WGA ‘Will Continue to Picket Struck Shows’ as ‘Dancing With the Stars’ Stands by Strike Return

Specific plans regarding picketing of the long-running dance competition series are not known

Gabby Windey and Val Chmerkovskiy on Week 5 of "Dancing With the Stars"
Gabby Windey and Val Chmerkovskiy on Week 5 of "Dancing With the Stars" (Credit: Disney+)

Amid objections from members of the Writers Guild of America over the last few days, “Dancing With the Stars” producers are sticking by the decision to return for another season on Tuesday, Sept. 26. But while people connected to the show say it will be in compliance with rules of the writers’ and actors’ strikes, the WGA considers “DWTS” struck work and has indicated it may picket the show.

“The Guild has, and will continue to, picket struck shows that are in production during the strike,” read a WGA statement provided to TheWrap, reiterating previous guild comments about TV productions that have continued making new episodes since the strike began May 2.

At issue here is that “Dancing With the Stars” is contracted with the guild. An individual with knowledge of the show told TheWrap that there is usually one WGA writer on staff among more than 500 employees total. Individuals connected to the show told Variety that the show’s sole guild writer will return to work once the strike ends. Until then, no writing services will be performed.

SAG-AFTRA members who appear on the show are not in violation of strike rules because it is covered under a guild contract that is not currently subject to the strike. People associated with the show asserted that it can be produced without writing because the competition makes it largely unscripted already. It’s unclear if this means there will be no banter between the show’s hosts, or prewritten announcements during the live broadcast.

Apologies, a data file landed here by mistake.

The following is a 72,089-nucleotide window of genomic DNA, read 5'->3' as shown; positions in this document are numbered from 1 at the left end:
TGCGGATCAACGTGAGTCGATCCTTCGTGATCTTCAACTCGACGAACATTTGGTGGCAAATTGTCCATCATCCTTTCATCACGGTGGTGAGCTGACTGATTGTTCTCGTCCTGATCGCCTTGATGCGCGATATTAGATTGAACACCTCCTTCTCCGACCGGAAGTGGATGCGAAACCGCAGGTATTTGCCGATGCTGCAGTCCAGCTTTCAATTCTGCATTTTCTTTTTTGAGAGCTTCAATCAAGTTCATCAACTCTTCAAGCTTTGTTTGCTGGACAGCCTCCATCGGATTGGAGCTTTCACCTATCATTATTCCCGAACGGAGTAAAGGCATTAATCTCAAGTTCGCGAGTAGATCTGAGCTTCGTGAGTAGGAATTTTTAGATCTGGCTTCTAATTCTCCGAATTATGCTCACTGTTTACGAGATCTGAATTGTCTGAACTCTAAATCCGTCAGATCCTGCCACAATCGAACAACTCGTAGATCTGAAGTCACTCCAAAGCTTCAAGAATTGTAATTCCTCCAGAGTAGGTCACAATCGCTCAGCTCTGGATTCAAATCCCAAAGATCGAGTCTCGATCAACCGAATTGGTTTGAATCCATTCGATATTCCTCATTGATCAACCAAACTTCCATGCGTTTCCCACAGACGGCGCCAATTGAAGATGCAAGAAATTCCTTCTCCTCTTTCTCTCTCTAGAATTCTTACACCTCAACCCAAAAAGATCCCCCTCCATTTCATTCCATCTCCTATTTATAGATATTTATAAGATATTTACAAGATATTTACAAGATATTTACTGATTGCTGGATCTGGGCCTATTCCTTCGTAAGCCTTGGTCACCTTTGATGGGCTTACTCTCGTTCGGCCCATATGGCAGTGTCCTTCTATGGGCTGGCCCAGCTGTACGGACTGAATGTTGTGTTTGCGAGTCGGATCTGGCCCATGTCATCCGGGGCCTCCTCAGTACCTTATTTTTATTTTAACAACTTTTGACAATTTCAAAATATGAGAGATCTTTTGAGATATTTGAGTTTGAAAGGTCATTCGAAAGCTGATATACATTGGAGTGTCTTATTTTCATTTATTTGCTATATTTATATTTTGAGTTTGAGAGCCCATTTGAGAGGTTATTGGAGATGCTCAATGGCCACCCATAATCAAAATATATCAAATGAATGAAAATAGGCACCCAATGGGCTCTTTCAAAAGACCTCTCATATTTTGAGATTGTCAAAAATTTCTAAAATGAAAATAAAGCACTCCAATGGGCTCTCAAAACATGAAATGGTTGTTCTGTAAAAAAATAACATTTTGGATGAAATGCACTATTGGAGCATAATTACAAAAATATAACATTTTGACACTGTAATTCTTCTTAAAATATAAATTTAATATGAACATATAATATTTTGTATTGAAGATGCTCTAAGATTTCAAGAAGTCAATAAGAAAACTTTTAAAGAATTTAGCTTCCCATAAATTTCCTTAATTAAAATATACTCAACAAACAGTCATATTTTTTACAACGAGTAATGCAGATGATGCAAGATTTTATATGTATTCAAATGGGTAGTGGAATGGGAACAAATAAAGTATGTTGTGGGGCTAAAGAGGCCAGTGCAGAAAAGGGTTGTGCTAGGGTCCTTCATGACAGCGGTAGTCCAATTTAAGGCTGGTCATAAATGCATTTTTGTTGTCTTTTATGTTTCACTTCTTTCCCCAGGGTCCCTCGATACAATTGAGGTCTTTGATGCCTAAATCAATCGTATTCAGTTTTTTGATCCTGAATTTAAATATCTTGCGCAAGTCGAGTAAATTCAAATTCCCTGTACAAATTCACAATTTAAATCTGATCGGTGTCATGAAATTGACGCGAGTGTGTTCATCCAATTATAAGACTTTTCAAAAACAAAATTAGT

Because of the creative work that goes into aspects of shows like “Dancing With the Stars” such as banter or announcements, the writers guild has held that it’s not possible for the series to be in production while also remaining in compliance with WGA strike rules.

Over the weekend, former WGAW board member David Slack elaborated on those objections in detail, saying in part on X, the social media app formerly known as Twitter, that since “DWTS” is a WGA-covered show, “its writers are on strike and they can’t make the show without scab writing.”

Slack argued that “by providing studios with a scab-written show, it makes the strike take longer, keeping every other crew in Hollywood out of work.” He also appealed directly to the show’s hosts, Alfonso Ribeiro and Julianne Hough, and this season’s cast, which include SAG-AFTRA members Mira Sorvino and Alyson Hannigan, not to appear on the show.

“I know you’re all under contract and this is a tough situation. But if Drew Barrymore can step up and do the right thing alone, I hope you can do this together in solidarity,” Slack said.

As of this writing, the cast members of the next “DWTS” season have not responded.

Meanwhile, WGA and studio representatives will return to the negotiating table on Wednesday. Read more about that here.

Variety first reported that “Dancing With the Stars” will air despite WGA objections.

For all of TheWrap’s WGA strike coverage, read here.

Loree Seitz contributed to this report.